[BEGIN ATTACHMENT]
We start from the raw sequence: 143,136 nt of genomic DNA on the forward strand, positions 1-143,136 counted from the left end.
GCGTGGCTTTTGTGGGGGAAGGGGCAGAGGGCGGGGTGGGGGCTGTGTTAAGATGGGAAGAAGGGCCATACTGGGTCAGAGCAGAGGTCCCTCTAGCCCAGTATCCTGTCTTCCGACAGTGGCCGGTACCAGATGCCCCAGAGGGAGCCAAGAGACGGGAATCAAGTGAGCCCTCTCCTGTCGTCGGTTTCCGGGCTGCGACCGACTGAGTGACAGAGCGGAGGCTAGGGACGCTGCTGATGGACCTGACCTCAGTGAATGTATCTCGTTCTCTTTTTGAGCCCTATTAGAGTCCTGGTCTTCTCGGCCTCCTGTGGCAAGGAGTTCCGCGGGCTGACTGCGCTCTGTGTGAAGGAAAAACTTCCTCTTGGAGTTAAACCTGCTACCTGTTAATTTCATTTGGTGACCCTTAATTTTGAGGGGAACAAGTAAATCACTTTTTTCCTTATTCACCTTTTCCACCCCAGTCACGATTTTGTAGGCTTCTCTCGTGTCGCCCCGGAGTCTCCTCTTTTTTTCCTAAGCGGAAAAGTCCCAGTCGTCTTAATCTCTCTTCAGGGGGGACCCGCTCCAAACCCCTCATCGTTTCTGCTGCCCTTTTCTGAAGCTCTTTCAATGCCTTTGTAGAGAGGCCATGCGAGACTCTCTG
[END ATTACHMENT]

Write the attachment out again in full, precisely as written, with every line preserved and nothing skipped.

We start from the raw sequence: 143,136 nt of genomic DNA on the forward strand, positions 1-143,136 counted from the left end.
GCGTGGCTTTTGTGGGGGAAGGGGCAGAGGGCGGGGTGGGGGCTGTGTTAAGATGGGAAGAAGGGCCATACTGGGTCAGAGCAGAGGTCCCTCTAGCCCAGTATCCTGTCTTCCGACAGTGGCCGGTACCAGATGCCCCAGAGGGAGCCAAGAGACGGGAATCAAGTGAGCCCTCTCCTGTCGTCGGTTTCCGGGCTGCGACCGACTGAGTGACAGAGCGGAGGCTAGGGACGCTGCTGATGGACCTGACCTCAGTGAATGTATCTCGTTCTCTTTTTGAGCCCTATTAGAGTCCTGGTCTTCTCGGCCTCCTGTGGCAAGGAGTTCCGCGGGCTGACTGCGCTCTGTGTGAAGGAAAAACTTCCTCTTGGAGTTAAACCTGCTACCTGTTAATTTCATTTGGTGACCCTTAATTTTGAGGGGAACAAGTAAATCACTTTTTTCCTTATTCACCTTTTCCACCCCAGTCACGATTTTGTAGGCTTCTCTCGTGTCGCCCCGGAGTCTCCTCTTTTTTTCCTAAGCGGAAAAGTCCCAGTCGTCTTAATCTCTCTTCAGGGGGGACCCGCTCCAAACCCCTCATCGTTTCTGCTGCCCTTTTCTGAAGCTCTTTCAATGCCTTTGTAGAGAGGCCATGCGAGACTCTCTG